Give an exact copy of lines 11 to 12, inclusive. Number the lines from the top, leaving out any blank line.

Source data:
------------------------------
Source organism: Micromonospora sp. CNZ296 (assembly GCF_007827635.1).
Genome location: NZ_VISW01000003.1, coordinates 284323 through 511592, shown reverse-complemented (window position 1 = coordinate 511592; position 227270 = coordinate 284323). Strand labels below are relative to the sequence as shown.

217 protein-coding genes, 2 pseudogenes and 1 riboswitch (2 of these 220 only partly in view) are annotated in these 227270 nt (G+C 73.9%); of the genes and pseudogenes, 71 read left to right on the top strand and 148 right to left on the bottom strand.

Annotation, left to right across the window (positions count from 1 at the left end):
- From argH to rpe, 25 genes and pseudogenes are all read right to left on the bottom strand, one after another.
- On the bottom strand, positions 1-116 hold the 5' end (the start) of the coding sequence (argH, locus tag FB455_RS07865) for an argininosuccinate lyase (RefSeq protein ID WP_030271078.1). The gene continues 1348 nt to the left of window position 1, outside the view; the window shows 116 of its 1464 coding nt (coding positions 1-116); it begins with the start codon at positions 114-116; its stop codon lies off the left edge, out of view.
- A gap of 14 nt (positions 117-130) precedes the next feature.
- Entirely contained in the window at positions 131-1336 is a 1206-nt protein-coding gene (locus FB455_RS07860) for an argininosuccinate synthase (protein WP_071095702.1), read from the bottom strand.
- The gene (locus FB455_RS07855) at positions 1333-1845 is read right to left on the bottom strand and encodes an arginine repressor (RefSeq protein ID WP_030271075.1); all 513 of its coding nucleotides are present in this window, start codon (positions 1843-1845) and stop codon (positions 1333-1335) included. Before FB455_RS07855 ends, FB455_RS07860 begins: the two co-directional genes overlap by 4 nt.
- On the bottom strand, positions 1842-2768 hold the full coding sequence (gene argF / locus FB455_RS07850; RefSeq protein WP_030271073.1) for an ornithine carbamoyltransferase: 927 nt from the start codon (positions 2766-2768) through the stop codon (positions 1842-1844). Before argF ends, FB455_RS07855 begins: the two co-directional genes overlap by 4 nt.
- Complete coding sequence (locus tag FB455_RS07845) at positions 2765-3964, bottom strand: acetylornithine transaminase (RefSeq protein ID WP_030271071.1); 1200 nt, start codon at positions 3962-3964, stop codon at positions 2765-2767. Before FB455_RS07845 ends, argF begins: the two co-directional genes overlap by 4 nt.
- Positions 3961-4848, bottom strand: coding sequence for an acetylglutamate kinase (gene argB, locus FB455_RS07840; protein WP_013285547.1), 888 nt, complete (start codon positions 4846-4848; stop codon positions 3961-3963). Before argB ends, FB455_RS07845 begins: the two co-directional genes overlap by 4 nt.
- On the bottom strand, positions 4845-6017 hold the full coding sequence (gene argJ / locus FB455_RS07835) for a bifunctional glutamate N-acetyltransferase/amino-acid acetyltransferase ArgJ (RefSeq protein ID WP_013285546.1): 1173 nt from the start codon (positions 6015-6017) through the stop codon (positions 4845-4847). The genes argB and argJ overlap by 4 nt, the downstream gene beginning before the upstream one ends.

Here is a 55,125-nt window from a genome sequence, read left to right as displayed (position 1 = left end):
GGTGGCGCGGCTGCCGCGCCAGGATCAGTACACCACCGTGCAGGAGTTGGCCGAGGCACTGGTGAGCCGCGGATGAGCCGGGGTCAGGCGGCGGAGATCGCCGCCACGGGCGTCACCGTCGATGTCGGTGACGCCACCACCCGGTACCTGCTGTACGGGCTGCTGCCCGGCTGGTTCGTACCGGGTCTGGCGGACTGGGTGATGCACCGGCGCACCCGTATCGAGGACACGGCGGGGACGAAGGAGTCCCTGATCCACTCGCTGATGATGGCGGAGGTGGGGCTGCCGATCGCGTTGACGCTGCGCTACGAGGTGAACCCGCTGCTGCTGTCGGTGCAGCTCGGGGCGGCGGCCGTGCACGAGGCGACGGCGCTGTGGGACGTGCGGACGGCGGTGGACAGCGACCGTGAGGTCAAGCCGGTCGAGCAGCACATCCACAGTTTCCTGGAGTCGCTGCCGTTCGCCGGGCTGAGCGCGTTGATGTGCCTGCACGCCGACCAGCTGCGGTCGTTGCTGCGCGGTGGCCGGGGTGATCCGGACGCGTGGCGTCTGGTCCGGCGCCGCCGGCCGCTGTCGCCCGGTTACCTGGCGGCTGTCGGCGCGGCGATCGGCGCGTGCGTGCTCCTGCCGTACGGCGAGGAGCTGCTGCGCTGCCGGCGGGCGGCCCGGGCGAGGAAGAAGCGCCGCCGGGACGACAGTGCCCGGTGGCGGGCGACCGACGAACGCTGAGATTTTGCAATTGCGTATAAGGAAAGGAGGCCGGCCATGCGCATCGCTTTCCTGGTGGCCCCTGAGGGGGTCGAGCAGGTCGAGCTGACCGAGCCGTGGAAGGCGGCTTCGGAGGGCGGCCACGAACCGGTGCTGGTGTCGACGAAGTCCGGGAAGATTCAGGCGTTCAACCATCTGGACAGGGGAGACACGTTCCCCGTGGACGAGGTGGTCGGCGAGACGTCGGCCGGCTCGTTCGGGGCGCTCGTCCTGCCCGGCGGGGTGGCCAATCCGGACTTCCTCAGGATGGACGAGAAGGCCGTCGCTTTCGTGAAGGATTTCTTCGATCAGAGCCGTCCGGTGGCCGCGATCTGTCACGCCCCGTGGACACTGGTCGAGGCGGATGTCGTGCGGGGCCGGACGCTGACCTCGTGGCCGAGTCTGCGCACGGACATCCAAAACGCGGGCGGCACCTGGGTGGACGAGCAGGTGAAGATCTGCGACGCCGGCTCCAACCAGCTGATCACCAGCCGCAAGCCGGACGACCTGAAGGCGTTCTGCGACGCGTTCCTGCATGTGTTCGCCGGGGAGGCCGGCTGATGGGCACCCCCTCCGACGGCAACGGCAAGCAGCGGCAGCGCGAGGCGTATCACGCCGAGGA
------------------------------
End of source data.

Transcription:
- Complete coding sequence (locus tag FB455_RS07845) at positions 2765-3964, bottom strand: acetylornithine transaminase (RefSeq protein ID WP_030271071.1); 1200 nt, start codon at positions 3962-3964, stop codon at positions 2765-2767. Before FB455_RS07845 ends, argF begins: the two co-directional genes overlap by 4 nt.
- Positions 3961-4848, bottom strand: coding sequence for an acetylglutamate kinase (gene argB, locus FB455_RS07840; protein WP_013285547.1), 888 nt, complete (start codon positions 4846-4848; stop codon positions 3961-3963). Before argB ends, FB455_RS07845 begins: the two co-directional genes overlap by 4 nt.